By Sharmeen Gangat
At a time when both arts and physical education classes are threatened with extinction due to school budget cutbacks, non-profit programs are all the more important, especially for underserved girls.
August 18, 2009
Abigail Rosin is the executive director of a youth development organization where professional dancers teach free classes to students in New York’s East Harlem neighborhood. Maya Nussbaum is a co-founder and executive director of a non-profit organization that teams budding writers from public schools in low-income neighborhoods of New York with professional writers. Their focus is similar: both administer volunteer-run mentoring programs for girls only.
Rosin and Nussbaum take their cue from a 2000 report, Community Counts: How Youth Organizations Matter for Youth Development by the Public Education Network—a national association working to advance public school reform in low-income communities across the United States. The report finds “an absolute level of underservice to girls overall in communities, and too many instances of girls being treated as second-class citizens in coeducational programs.”
Addressing this programming gap, Abigail Rosin has set up Groove With Me, “a place where girls can experiment with their bodies without trying to look cute for the boys.” It provides a far different atmosphere than those in the study where girls were often “afterthoughts” in programs designed for “at-risk” boys. Housed on a narrow street lined with colorful graffiti art and protected by a security guard, this dance studio is the after-school home of young girls in the neighborhood. There they develop the confidence to express themselves creatively, undisturbed.
“Boys can be distracting—not just when you are discovering the opposite sex but also when you are younger,” says Rebecca Distler, a Yale student who is spending her summer on a journalism internship and volunteering at Groove With Me. By the time they reach high school, girls in East Harlem experience pregnancy rates that are among the highest in the nation, 142 per 1,000 girls aged 15 to 19. According to a new report from the National Women’s Law Center, When Girls Don’t Graduate, We All Fail: A Call to Improve High School Graduation Rates for Girls, pregnancy is cited as a significant factor, leading to a dropout crisis for girls in our nation’s schools. One of every four girls fails to complete her high school diploma in four years, and the numbers are worse for girls of color.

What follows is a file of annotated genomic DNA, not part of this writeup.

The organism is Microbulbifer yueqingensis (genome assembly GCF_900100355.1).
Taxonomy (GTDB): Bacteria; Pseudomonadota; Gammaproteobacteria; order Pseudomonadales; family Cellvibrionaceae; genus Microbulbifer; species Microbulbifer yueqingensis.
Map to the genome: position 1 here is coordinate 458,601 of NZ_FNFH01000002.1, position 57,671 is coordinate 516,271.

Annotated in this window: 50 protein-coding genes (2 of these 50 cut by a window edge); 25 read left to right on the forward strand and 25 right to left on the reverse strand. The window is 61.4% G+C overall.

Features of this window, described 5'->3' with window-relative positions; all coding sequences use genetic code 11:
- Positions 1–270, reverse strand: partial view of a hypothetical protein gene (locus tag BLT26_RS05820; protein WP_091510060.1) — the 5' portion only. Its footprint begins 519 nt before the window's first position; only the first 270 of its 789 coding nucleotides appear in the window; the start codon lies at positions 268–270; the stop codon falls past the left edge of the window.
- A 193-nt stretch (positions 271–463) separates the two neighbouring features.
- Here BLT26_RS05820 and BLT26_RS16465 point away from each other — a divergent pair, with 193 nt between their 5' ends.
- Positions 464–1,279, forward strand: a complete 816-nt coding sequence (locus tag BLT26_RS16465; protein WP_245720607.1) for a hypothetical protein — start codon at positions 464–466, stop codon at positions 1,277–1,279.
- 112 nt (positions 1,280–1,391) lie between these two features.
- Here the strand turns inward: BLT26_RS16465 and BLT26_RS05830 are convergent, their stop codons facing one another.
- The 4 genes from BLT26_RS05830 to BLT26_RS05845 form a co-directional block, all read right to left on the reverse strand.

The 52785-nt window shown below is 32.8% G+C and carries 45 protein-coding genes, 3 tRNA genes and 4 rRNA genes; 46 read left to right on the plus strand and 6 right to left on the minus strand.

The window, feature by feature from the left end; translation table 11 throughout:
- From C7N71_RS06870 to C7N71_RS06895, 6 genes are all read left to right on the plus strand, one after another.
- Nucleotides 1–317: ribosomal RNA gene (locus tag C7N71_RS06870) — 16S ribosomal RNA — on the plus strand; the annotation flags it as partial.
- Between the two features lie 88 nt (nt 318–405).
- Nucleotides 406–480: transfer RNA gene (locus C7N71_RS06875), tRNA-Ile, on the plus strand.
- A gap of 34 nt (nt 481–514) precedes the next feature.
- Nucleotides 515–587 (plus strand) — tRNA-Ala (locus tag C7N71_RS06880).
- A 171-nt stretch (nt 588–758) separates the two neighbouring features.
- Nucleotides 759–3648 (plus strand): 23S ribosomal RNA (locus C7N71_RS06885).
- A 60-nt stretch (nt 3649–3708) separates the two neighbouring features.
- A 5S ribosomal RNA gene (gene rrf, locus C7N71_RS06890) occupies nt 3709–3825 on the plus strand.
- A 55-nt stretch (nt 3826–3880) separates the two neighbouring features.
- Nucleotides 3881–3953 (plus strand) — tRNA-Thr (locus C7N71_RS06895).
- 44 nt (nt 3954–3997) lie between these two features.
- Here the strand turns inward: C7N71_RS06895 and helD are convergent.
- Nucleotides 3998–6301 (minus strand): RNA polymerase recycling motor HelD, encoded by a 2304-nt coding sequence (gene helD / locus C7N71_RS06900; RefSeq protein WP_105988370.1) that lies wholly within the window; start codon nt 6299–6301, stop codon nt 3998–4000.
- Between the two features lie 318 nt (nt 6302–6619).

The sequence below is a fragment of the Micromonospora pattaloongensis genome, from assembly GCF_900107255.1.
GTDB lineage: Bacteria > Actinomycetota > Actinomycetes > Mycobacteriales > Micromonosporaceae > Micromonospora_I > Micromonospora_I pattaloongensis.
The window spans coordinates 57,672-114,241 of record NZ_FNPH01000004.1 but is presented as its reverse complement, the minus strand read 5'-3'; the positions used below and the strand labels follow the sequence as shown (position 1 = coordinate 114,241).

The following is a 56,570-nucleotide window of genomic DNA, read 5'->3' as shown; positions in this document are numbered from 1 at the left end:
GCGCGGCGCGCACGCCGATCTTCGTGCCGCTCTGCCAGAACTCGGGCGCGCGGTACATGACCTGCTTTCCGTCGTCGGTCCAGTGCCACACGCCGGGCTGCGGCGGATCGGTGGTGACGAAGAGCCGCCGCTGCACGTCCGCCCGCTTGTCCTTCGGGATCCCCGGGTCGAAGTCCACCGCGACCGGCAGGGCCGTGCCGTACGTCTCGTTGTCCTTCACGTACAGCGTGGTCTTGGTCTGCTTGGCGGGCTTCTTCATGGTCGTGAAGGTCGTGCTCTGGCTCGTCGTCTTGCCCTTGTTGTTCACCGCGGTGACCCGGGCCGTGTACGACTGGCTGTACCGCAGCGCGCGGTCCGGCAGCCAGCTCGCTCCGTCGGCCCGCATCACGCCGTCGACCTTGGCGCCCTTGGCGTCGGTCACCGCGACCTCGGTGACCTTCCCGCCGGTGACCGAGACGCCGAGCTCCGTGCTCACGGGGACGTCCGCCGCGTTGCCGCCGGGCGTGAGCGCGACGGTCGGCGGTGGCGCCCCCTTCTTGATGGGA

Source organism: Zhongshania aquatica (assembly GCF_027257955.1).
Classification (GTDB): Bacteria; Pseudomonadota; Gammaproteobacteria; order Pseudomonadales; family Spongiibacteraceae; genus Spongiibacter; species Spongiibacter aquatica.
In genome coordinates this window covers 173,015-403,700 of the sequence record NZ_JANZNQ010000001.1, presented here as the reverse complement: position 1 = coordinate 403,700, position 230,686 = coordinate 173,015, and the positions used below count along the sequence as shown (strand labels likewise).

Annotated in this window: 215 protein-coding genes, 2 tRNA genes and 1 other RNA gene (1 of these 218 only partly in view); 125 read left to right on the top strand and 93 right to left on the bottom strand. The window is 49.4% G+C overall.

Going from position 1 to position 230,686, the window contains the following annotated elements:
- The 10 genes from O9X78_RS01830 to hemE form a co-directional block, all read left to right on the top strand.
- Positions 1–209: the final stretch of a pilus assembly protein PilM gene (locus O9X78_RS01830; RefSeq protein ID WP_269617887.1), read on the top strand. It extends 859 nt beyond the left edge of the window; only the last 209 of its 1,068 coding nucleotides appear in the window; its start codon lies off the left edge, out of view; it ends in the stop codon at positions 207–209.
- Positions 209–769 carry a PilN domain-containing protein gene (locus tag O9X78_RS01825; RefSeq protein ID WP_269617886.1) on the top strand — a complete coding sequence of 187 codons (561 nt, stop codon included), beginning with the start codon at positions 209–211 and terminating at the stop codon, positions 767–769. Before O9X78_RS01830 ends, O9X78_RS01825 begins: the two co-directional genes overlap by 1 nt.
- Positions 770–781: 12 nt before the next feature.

Rosin believes that Groove With Me plays a role in the prevention of teen pregnancy. “We provide a safe environment where the girls can be occupied during idle afterschool and weekend hours.” Her organization “creates a community of girls and women so that young women know that they are not alone, others feel the way they do, and there are people they can go to.”
Similarly, Maya Nussbaum works with “underserved or at-risk high school girls, enabling them to develop their creative, independent voices,” explains the co-founder and executive director of Girls Write Now. Equipped with a degree in creative writing, Nussbaum founded the organization in 1988. “When I began, I didn’t have volunteers to mentor girls,” she says. “So, I worked with fellow creative writing graduate students at Columbia [University in New York].” A decade later, hers is the only nonprofit on the East Coast that offers such a mentorship program for teenage girls.
In Los Angeles, a former Girls Write Now mentor, Karen Taylor, has founded a similar organization, called WriteGirl. When she moved to LA in 2000, says Taylor via email, she saw “overcrowded schools, low graduation rates, low literacy rates, few community programs for youth.” Her group also offers an in-schools program where they take mentors into the classroom.
Those involved with these after school programs have varying views on the sometimes-controversial question of separate education for girls. Groove With Me intern Rebecca Distler says, “I am not a big proponent of girls-only education per se, but I definitely believe in having girls-only programs that supplement a co-ed education.” Nussbaum agrees that “girls-only out of school programming is critical for many girls. Girls Write Now is a testament to that.” Karen Taylor’s perspective is that “girls thrive in our gender-specific environment—we are completely certain of that.” She says her group is not specifically promoting same-sex education, but “we know of many fabulous all-girls schools.”
All are committed to providing girls with programming tailored to their needs—an alternative to an example described in the Community Counts report, where “an afterschool activity for girls involves standing around watching the boys play pool rather than one constructed specifically for and by the young women.”